Advertisement

Inscribing Bodies: Notating Gesture

Conference paper
  • 548 Downloads
Part of the Lecture Notes in Computer Science book series (LNCS, volume 11265)

Abstract

This paper focuses on methods of transcribing the functions and activities of gesture, with a specific focus on embodiment, or how the interrelated roles of environment and the body shape mental process and experience. Through a process of repeated experiments with our own custom open-source 3D printed sensors, we illuminate the complexities of tracking even a single point over time, and distinguish between casual gesture and choreographed motion.

Keywords

Gesture Dance Embodied cognition Tool-making Measurement Expressivity 

References

  1. 1.
    Haraway, D.: Simians, Cyborgs, and Women: The Reinvention of Nature, p. 188. Routledge, London (2013)CrossRefGoogle Scholar
  2. 2.
    Moro, A.: Impossible Languages, p. 42. MIT Press, Cambridge (2016)Google Scholar
  3. 3.
    Leman, M.: Embodied Music Cognition and Mediation Technology, p. 132. MIT Press, Cambridge (2008)Google Scholar
  4. 4.
    Cook, A., Blair, R.: Theatre, Performance and Cognition: Languages, Bodies and Ecologies (Performance and Science: Interdisciplinary Dialogues), p. 2. Methuen Drama (2016)Google Scholar
  5. 5.
    Leman, M.: Embodied Music Cognition and Mediation Technology, p. 43. MIT Press, Cambridge (2008)Google Scholar
  6. 6.
    McNeill, D.: Gesture and Thought, p. 2. The University of Chicago Press, Chicago (2008)Google Scholar
  7. 7.
    IBID. p. 250Google Scholar
  8. 8.
    Cook, A., Blair, R.: Theatre, Performance and Cognition: Languages, Bodies and Ecologies (Performance and Science: Interdisciplinary Dialogues), p. 44. Methuen Drama (2016)Google Scholar
  9. 9.
    Hanna, J.: To Dance is Human, p. 19. The University of Chicago Press, Chicago (1996)Google Scholar
  10. 10.
    Dissanayake, E.: Homo Aestheticus Where Art Comes From and Why, p. 35. The Free Press, New York (1992)Google Scholar
  11. 11.
    Foster, S.: Choreographing Empathy, p. 16. Routledge, London (2011)CrossRefGoogle Scholar
  12. 12.
    IBID. p. XXGoogle Scholar
  13. 13.
    IBID. p. 2Google Scholar
  14. 14.
    Lihs, H.: Appreciating Dance: A Guide to the World’s Liveliest Art, p. 41. Princeton Book Co. Pub., Hightstown (2009)Google Scholar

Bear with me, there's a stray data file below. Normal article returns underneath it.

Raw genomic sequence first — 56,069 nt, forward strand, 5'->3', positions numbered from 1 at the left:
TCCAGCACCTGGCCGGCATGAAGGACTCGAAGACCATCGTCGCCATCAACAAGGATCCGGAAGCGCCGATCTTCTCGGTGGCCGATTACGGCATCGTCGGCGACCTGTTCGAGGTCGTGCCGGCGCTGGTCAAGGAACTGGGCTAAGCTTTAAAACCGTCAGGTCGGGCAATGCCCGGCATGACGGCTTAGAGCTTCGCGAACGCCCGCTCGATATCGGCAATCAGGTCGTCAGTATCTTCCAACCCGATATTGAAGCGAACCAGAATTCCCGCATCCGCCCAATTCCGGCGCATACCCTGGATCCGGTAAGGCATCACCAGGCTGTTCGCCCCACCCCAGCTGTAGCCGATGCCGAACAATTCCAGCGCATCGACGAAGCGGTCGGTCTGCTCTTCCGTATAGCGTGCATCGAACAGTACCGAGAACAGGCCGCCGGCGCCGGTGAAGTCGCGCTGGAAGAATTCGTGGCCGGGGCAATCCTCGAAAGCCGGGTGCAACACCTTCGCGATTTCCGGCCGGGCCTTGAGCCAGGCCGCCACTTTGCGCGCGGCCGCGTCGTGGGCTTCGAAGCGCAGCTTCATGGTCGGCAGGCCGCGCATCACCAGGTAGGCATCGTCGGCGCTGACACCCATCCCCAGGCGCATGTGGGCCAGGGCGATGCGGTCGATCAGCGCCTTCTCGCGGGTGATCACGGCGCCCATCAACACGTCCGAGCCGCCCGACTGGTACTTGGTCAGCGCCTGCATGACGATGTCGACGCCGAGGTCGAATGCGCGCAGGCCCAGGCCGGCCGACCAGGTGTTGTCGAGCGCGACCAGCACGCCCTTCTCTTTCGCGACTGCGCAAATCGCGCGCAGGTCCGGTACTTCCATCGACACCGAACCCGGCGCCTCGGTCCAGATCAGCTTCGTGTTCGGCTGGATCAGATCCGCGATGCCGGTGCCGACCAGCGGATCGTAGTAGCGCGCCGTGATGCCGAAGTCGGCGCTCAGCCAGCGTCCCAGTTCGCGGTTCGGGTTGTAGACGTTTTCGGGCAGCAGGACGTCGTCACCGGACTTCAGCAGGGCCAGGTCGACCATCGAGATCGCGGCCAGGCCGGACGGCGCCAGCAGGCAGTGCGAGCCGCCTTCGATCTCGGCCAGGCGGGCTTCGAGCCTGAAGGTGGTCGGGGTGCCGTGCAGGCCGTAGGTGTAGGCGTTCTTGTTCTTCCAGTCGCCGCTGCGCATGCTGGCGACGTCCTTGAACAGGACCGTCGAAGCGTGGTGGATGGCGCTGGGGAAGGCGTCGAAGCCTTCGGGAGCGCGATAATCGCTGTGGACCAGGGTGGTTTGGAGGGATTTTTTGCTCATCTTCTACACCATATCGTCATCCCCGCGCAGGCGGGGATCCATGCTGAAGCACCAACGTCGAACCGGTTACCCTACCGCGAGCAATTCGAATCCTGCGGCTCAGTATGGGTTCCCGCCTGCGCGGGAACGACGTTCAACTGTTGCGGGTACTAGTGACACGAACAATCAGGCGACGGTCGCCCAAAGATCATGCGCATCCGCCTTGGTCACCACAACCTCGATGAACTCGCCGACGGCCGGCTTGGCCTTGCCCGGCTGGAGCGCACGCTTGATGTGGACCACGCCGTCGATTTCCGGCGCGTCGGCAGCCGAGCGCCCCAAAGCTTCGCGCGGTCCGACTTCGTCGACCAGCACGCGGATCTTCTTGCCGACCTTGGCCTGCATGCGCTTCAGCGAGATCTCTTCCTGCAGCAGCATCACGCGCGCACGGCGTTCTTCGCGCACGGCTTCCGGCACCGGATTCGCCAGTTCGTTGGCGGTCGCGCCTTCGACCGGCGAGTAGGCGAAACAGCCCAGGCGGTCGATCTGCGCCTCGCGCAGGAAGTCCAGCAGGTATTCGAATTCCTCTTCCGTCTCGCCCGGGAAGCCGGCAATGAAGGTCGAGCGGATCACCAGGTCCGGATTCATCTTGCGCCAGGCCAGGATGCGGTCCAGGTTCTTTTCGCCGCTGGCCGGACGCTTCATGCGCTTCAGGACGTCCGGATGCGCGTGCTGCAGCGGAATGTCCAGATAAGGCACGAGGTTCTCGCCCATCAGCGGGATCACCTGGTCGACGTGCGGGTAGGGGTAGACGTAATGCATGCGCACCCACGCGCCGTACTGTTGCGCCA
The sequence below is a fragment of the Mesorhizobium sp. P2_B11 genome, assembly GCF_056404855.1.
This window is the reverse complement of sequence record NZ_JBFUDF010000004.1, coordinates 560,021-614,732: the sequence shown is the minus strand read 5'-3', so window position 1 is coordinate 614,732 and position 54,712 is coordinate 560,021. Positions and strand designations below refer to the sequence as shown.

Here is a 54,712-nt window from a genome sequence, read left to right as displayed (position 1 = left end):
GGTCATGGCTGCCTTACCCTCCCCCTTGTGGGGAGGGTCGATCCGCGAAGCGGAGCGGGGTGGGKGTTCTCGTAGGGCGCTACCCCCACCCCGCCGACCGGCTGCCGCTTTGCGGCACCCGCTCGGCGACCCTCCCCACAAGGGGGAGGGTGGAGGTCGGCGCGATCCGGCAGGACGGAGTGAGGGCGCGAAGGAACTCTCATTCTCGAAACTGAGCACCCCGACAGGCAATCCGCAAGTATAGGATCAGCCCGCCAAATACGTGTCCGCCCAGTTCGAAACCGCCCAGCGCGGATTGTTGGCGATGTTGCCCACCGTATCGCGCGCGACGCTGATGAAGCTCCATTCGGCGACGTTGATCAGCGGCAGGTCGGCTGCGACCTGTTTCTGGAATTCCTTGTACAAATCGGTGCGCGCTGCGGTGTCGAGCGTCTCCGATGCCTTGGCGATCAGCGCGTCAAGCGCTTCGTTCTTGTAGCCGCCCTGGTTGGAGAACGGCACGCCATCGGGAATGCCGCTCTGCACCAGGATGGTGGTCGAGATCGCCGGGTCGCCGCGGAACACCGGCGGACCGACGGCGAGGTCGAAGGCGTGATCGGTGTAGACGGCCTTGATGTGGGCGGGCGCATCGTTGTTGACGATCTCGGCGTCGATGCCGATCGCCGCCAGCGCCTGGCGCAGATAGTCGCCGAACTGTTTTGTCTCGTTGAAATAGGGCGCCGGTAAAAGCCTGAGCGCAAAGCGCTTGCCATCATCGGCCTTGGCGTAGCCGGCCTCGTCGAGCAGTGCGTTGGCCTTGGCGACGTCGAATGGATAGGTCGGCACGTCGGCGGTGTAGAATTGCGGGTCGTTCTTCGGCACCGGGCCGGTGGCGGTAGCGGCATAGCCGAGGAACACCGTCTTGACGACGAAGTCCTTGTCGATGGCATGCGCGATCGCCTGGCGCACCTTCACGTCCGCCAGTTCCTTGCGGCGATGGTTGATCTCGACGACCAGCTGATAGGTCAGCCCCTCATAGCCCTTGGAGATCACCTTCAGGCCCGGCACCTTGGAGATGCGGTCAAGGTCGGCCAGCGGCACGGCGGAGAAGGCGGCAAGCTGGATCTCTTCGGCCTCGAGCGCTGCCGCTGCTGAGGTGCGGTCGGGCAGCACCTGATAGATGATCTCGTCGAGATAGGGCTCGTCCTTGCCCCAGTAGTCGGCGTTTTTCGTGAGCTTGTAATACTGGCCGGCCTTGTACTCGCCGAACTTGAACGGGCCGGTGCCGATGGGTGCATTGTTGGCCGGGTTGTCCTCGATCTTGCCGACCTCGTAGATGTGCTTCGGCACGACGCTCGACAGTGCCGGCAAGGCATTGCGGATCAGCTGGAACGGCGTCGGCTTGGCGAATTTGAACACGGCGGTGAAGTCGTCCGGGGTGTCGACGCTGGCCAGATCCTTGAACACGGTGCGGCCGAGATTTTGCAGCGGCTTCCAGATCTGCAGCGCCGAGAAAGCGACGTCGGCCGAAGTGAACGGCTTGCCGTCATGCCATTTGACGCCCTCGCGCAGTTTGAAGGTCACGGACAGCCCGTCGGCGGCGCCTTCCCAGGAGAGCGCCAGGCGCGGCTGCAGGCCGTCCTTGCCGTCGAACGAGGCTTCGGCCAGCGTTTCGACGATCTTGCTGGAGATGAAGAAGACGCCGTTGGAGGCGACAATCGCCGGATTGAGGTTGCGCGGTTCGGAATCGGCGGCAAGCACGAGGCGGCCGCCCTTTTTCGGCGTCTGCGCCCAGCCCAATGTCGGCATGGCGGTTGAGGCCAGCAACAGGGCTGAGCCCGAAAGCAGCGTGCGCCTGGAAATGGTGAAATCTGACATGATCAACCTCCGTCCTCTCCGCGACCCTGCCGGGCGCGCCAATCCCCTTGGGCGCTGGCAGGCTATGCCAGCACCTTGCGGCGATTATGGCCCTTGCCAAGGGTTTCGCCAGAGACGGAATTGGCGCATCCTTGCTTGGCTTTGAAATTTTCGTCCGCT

15. 15.
    Malafouris, L.: How Things Shape the Mind, p. 188. MIT Press, Cambridge (2013)Google Scholar
  16. 16.
    Foster, S.: Choreographing Empathy, p. 17. Routledge, London (2011)CrossRefGoogle Scholar
  17. 17.
    Preston-Dunlop, V.: Rudolf Laban an Extraordinary Life, p. 1 (1998)Google Scholar
  18. 18.
    Foster, S.: Choreographing Empathy, p. 49. Routledge, London (2011) CrossRefGoogle Scholar
  19. 19.
  20. 20.
    Varela, F., Thompson, E., Rosch, E., Kabat-Zinn, J.: The Embodied Mind, p. xiii. MIT Press, Cumberland (2017)Google Scholar
  21. 21.
    Wilson, F.R.: The Hand: How Its Use Shapes the Brain, Language, and Human Culture, p. 60. Vintage (2010)Google Scholar
  22. 22.
    Malafouris, L.: How Things Shape the Mind, p. 113. MIT Press, Cambridge (2013)Google Scholar
  23. 23.
    Penny, S.: Making Sense: Cognition, Computing, Art, and Embodiment, p. 244. MIT Press, Cambridge (2017)Google Scholar
  24. 24.
    Cook, A., Blair, R.: Theatre, Performance and Cognition: Languages, Bodies and Ecologies (Performance and Science: Interdisciplinary Dialogues), p. 159. Methuen Drama (2016)Google Scholar
  25. 25.
    Penny, S.: Making Sense: Cognition, Computing, Art, and Embodiment, p. 283. MIT Press, Cambridge (2017)Google Scholar
  26. 26.
    IBID. p. xxxGoogle Scholar
  27. 27.
    Thwaites, T.: The Toaster Project: Or a Heroic Attempt to Build a Simple Electric Appliance from Scratch. Chronicle Books (2011)Google Scholar
  28. 28.
    Leman, M.: Embodied Music Cognition and Mediation Technology, p. 22. MIT Press, Cambridge (2008)Google Scholar
  29. 29.
    Freed, A., et al.: Musical applications and design techniques for the gametrak tethered spatial position controller. In: Proceedings of the 6th Sound and Music Computing Conference, p. 1 (2009)Google Scholar
  30. 30.
    Huberth, M., Madeline, Nanou, C.: Notation for motion tracking controllers: a gametrak case study. In: Proceedings of the International Conference on New Interfaces for Musical Expression, p. 1 (2016)Google Scholar
  31. 31.
    Penny, S.: Making Sense: Cognition, Computing, Art, and Embodiment, p. xxvii. MIT Press, Cambridge (2017)Google Scholar
  32. 32.
    Malafouris, L.: How Things Shape the Mind, p. 78. MIT Press, Cambridge (2013)Google Scholar
  33. 33.
    Leman, L.: Embodied Music Cognition and Mediation Technology, p. 71. MIT Press, Cambridge (2008)Google Scholar
  34. 34.
    IBID. p. 54Google Scholar
  35. 35.
    Grosz, E.: Space, Time, and Perversion: Essays on the Politics of Bodies, p. 110. Routledge, London (1995)Google Scholar

Copyright information

© Springer Nature Switzerland AG 2018

Authors and Affiliations

  1. 1.Salem State UniversitySalemUSA
  2. 2.Stony Brook UniversityStony BrookUSA

Personalised recommendations